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Theodora Dragostinova

Theodora Dragostinova Ohio University
USA
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The Cold War from the Margins: Bulgarian Culture and the Global 1970s
Advanced Academia Programme

Theodora Dragostinova completed her undergraduate studies at the University of Athens, Greece, and her PhD at the University of Illinois at Urbana-Champaign. She is currently an associate professor of history at Ohio State University where she teaches Eastern European and modern European history.

Dragostinova’s work is focused on state- and nation-building in eastern Europe through the examination of population management policies and cultural practices in a comparative and global perspective. She is the author of Between Two Motherlands: Nationality and Emigration among the Greeks of Bulgaria, 1900-1949 (Cornell, 2011), which applies comparative and transnational methodology to the study of minorities and refugees in the Balkans and dissects the interplay between state demands and ordinary people’s priorities in the articulation of national policies. Her book was shortlisted for the Joseph Rothschild Prize in Nationalism and Ethnic Studies of the Association for the Study of Nationalities; and the Edmund Keeley Book Prize of the Modern Greek Studies Association. She is also the co-editor of Beyond Mosque, Church, and State: Alternative Narratives of the Nation in the Balkans (Central European University Press, 2016), which further contextualizes the alleged special role of the Balkan nation-state in the development of nationalism in the Balkans.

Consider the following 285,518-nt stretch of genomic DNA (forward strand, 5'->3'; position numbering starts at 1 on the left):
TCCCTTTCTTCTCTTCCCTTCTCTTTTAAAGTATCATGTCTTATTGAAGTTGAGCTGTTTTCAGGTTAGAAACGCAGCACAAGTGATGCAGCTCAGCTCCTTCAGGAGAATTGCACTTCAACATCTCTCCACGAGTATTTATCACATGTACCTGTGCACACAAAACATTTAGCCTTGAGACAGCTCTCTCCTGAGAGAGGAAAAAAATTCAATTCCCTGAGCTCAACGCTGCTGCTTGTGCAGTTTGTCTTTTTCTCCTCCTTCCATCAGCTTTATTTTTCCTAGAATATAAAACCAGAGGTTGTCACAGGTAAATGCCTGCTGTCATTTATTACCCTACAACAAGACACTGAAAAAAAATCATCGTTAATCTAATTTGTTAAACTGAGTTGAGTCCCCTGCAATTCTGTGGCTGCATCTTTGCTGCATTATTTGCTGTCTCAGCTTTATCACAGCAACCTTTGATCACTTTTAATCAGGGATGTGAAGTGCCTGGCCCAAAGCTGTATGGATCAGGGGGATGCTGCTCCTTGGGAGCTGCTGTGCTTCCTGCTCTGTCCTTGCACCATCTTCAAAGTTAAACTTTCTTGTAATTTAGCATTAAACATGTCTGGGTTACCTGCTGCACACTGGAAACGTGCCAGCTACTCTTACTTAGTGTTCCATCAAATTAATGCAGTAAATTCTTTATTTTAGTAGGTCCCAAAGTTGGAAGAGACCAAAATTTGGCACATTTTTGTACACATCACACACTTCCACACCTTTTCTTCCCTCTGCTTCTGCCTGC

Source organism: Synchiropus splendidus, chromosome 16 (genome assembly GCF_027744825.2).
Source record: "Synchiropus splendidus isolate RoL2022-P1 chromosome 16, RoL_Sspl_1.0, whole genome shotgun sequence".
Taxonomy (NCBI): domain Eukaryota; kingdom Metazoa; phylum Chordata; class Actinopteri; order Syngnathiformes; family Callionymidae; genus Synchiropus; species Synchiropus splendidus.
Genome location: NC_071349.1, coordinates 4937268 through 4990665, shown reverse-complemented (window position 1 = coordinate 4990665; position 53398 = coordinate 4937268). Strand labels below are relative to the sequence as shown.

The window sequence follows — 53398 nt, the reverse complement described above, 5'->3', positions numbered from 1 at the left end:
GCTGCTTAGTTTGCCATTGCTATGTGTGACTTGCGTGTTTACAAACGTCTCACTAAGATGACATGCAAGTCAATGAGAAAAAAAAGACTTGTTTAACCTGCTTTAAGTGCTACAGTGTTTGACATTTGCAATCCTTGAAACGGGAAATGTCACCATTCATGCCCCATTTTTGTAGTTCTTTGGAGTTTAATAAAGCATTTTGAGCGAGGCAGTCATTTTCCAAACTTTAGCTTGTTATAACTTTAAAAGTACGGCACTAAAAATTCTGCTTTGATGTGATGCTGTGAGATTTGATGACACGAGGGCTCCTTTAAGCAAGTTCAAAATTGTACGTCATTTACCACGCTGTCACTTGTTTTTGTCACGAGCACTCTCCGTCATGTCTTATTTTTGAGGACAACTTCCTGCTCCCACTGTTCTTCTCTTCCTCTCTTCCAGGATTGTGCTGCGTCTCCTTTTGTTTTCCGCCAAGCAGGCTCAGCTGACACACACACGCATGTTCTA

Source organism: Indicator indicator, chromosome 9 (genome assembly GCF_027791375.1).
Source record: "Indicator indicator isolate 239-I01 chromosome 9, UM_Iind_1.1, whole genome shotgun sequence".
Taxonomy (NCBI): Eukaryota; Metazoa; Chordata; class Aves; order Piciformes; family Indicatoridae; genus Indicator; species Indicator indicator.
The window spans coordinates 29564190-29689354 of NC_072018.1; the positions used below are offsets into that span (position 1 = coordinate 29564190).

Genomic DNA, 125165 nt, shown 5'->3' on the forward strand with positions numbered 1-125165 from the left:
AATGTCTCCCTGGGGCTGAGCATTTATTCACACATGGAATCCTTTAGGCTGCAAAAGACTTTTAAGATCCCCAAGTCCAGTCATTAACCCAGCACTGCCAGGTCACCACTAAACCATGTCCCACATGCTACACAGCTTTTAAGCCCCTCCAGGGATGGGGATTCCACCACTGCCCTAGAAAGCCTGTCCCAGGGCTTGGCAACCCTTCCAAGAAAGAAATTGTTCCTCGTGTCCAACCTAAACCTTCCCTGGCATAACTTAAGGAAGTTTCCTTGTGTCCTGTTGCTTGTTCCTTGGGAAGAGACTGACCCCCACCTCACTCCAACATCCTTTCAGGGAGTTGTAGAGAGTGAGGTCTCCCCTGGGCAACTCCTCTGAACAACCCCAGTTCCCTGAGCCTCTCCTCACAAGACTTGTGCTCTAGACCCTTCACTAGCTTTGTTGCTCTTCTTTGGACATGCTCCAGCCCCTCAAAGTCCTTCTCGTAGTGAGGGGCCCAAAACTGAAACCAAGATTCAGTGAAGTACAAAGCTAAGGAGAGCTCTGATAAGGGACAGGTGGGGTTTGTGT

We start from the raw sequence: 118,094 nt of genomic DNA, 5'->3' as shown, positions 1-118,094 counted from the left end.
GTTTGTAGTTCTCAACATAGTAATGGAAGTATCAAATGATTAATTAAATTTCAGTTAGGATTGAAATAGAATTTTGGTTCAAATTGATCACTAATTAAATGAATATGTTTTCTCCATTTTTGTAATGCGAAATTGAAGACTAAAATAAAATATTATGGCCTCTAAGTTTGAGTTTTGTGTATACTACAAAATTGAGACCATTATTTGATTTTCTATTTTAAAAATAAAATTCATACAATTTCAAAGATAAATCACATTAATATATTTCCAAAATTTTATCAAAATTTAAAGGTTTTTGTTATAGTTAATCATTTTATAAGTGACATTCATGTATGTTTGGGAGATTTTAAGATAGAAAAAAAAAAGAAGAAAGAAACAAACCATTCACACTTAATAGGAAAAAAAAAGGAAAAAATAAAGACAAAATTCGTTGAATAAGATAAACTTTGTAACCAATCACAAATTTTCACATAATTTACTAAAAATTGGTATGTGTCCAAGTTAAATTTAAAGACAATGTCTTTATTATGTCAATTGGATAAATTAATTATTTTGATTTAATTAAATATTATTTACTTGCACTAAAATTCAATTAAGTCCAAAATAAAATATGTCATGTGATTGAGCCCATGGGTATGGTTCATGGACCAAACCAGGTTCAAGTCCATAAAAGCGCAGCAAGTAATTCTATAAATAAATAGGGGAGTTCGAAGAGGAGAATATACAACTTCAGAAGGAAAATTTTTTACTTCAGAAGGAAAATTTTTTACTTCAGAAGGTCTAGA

Dragostinova is currently working on a book-length manuscript entitled The Cold War from the Margins: Bulgarian Culture and the Global 1970s. This is a transnational study of the years of late socialism in Bulgaria through an examination of cultural politics and national commemorations. Based on research in Bulgaria, Hungary, Great Britain, Austria, Germany, France, and the United States, this book engages the global Cold War order through the experiences of a small state, Bulgaria, and its cultural engagements with the world. The book claims that viewed from a global perspective, those international cultural practices became the basis of contemporary cultural globalization as we know it today.

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